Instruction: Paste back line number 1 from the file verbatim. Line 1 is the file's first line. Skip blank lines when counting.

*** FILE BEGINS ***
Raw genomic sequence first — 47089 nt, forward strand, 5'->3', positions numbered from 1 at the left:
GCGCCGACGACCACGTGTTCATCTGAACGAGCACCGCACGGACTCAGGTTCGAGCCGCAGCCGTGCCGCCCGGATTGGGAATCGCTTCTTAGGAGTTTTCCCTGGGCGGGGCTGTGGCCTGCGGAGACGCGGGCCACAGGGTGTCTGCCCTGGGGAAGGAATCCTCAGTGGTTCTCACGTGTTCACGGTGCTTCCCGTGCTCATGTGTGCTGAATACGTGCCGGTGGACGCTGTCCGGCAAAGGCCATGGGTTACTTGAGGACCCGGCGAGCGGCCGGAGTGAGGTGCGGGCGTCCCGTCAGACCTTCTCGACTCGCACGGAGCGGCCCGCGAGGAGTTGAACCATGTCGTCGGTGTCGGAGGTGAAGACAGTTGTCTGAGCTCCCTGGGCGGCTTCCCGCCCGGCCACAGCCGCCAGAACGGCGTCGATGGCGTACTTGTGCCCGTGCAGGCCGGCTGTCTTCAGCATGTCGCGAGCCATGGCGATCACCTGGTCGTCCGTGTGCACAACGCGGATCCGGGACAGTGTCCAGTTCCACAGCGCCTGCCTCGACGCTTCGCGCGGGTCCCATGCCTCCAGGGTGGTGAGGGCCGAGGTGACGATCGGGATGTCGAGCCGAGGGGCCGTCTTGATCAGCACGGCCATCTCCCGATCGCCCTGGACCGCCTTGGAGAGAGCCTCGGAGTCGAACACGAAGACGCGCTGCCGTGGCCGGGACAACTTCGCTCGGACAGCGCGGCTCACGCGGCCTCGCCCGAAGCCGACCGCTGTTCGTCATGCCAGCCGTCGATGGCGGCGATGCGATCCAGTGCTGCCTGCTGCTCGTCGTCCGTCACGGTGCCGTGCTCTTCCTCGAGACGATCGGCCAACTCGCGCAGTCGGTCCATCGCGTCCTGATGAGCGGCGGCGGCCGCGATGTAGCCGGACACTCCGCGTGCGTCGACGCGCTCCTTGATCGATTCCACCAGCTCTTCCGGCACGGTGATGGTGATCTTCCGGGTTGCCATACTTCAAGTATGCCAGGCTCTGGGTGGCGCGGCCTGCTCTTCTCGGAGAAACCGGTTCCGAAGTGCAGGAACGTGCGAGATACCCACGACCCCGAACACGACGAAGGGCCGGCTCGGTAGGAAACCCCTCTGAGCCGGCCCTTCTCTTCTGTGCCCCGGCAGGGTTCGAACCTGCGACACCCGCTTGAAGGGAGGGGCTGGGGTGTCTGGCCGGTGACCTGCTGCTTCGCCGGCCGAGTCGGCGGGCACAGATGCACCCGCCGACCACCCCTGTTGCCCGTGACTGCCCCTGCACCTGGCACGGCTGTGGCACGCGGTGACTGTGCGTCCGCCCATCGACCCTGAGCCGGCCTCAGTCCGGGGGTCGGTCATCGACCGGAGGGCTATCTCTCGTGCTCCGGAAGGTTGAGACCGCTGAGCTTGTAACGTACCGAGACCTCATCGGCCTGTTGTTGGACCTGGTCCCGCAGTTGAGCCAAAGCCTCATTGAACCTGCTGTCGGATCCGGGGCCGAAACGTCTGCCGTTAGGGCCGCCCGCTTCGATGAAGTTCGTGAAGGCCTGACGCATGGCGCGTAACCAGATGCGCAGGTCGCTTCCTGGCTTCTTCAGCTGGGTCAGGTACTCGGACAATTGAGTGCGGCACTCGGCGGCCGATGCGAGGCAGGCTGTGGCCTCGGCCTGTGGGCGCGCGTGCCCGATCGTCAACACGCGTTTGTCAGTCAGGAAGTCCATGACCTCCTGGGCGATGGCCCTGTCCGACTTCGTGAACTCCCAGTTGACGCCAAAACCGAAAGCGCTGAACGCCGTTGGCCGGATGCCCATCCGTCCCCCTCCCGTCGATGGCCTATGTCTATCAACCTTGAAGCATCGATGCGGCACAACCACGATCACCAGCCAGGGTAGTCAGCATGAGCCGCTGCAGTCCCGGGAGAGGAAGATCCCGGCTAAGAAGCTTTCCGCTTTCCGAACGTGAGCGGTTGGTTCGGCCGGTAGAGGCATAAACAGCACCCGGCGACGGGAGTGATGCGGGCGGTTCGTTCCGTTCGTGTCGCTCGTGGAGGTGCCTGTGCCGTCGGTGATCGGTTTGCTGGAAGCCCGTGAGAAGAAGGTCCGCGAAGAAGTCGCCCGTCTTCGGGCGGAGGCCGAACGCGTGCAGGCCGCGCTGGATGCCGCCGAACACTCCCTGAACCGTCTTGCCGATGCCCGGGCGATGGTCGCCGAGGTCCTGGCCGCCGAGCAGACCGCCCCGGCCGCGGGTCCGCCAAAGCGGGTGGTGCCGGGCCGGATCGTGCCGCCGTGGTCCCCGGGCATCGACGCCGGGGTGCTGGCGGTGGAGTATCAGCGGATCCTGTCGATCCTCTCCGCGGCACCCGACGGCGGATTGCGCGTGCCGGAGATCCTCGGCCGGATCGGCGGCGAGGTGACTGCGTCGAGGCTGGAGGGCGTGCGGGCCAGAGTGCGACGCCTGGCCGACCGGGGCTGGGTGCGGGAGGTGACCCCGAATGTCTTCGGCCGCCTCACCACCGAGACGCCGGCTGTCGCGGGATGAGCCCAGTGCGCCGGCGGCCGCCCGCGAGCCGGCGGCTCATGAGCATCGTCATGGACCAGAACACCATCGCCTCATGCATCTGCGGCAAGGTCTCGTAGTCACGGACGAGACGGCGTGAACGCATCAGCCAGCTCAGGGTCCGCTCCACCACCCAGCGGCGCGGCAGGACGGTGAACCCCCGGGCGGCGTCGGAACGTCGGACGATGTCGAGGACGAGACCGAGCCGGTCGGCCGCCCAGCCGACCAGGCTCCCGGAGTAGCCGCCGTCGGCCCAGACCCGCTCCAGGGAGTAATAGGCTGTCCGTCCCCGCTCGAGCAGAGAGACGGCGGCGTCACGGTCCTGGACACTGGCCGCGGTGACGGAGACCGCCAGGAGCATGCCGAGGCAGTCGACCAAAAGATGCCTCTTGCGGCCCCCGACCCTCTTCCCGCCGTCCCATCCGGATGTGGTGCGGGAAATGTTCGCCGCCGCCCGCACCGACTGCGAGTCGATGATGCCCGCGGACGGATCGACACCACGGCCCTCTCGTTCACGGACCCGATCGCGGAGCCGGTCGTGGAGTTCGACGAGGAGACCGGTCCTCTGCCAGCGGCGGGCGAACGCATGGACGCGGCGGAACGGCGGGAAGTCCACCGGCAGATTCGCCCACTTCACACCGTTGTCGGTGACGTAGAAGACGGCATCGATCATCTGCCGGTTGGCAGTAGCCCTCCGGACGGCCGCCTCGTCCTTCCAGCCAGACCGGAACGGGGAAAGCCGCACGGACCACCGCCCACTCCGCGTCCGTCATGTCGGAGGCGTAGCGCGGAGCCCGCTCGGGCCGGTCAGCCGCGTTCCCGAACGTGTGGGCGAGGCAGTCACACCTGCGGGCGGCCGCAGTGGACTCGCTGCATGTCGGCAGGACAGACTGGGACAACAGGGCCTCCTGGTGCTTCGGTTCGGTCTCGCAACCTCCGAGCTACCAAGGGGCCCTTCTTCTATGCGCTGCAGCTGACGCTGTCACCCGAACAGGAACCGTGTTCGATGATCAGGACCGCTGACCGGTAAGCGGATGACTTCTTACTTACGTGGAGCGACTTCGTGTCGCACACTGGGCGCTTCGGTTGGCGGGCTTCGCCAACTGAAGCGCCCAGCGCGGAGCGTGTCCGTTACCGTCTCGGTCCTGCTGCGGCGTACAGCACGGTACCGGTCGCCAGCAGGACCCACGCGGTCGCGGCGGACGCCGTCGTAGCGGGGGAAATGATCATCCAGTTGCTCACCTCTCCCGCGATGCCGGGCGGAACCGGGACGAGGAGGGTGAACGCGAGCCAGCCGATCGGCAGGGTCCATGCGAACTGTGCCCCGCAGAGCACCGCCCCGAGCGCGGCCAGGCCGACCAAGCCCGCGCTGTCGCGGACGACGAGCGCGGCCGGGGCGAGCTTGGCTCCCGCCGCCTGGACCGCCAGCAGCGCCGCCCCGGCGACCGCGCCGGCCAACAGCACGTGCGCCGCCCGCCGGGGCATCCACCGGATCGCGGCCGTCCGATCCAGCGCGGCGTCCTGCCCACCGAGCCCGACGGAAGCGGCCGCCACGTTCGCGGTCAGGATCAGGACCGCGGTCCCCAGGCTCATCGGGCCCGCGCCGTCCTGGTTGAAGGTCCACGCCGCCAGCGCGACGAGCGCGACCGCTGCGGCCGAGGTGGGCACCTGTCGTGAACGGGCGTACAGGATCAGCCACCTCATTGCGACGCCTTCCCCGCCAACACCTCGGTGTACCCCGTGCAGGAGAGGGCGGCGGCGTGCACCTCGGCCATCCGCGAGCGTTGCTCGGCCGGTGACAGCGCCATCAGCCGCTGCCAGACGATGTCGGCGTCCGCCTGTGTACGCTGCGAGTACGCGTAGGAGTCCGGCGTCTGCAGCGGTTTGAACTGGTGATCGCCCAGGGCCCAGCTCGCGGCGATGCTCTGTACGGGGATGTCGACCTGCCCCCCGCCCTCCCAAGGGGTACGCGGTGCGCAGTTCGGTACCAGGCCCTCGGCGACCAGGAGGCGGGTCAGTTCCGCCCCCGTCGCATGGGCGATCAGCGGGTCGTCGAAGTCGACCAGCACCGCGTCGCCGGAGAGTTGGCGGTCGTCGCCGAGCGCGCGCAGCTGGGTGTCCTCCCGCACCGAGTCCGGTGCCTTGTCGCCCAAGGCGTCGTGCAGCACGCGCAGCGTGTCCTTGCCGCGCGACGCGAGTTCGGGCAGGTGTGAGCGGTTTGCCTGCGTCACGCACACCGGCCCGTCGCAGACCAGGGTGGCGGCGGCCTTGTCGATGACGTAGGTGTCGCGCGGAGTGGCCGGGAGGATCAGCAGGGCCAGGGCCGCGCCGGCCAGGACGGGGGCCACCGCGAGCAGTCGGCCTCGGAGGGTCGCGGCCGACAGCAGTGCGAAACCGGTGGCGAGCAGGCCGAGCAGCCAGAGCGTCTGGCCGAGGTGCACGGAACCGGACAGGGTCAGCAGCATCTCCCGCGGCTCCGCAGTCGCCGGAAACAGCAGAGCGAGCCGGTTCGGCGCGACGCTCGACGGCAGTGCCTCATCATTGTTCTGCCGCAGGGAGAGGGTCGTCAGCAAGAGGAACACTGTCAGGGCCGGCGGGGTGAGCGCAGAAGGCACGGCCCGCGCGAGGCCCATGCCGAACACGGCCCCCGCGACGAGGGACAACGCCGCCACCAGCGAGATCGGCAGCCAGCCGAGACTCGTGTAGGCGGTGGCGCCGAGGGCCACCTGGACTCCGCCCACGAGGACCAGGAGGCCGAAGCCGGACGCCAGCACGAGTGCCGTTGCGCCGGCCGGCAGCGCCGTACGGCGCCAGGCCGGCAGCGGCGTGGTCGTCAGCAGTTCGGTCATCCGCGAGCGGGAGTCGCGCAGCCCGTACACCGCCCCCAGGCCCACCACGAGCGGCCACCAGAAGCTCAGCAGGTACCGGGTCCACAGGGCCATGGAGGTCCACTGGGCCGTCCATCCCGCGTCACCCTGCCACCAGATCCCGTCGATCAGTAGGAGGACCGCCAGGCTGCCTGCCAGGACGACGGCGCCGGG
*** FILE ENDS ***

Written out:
Raw genomic sequence first — 47089 nt, forward strand, 5'->3', positions numbered from 1 at the left: